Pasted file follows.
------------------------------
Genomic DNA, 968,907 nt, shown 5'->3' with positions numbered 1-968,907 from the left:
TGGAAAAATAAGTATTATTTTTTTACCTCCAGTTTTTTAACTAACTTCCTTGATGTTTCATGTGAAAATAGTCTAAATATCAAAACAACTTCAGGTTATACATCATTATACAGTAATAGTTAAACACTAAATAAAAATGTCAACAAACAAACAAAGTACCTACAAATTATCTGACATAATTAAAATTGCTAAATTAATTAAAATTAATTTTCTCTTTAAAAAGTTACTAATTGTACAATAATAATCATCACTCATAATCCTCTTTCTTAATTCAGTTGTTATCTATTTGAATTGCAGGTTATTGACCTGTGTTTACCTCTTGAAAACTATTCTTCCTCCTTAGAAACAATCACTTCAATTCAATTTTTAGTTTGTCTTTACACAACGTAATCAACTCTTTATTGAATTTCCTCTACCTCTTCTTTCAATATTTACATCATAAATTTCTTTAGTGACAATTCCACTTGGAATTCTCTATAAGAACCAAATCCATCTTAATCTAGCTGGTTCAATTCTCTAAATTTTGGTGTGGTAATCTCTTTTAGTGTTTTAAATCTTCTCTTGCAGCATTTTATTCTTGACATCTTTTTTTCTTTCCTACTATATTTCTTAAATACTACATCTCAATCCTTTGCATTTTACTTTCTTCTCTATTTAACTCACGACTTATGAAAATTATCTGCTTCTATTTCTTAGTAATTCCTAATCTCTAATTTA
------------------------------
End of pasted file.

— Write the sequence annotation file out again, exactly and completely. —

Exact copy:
Genomic DNA, 968,907 nt, shown 5'->3' with positions numbered 1-968,907 from the left:
TGGAAAAATAAGTATTATTTTTTTACCTCCAGTTTTTTAACTAACTTCCTTGATGTTTCATGTGAAAATAGTCTAAATATCAAAACAACTTCAGGTTATACATCATTATACAGTAATAGTTAAACACTAAATAAAAATGTCAACAAACAAACAAAGTACCTACAAATTATCTGACATAATTAAAATTGCTAAATTAATTAAAATTAATTTTCTCTTTAAAAAGTTACTAATTGTACAATAATAATCATCACTCATAATCCTCTTTCTTAATTCAGTTGTTATCTATTTGAATTGCAGGTTATTGACCTGTGTTTACCTCTTGAAAACTATTCTTCCTCCTTAGAAACAATCACTTCAATTCAATTTTTAGTTTGTCTTTACACAACGTAATCAACTCTTTATTGAATTTCCTCTACCTCTTCTTTCAATATTTACATCATAAATTTCTTTAGTGACAATTCCACTTGGAATTCTCTATAAGAACCAAATCCATCTTAATCTAGCTGGTTCAATTCTCTAAATTTTGGTGTGGTAATCTCTTTTAGTGTTTTAAATCTTCTCTTGCAGCATTTTATTCTTGACATCTTTTTTTCTTTCCTACTATATTTCTTAAATACTACATCTCAATCCTTTGCATTTTACTTTCTTCTCTATTTAACTCACGACTTATGAAAATTATCTGCTTCTATTTCTTAGTAATTCCTAATCTCTAATTTA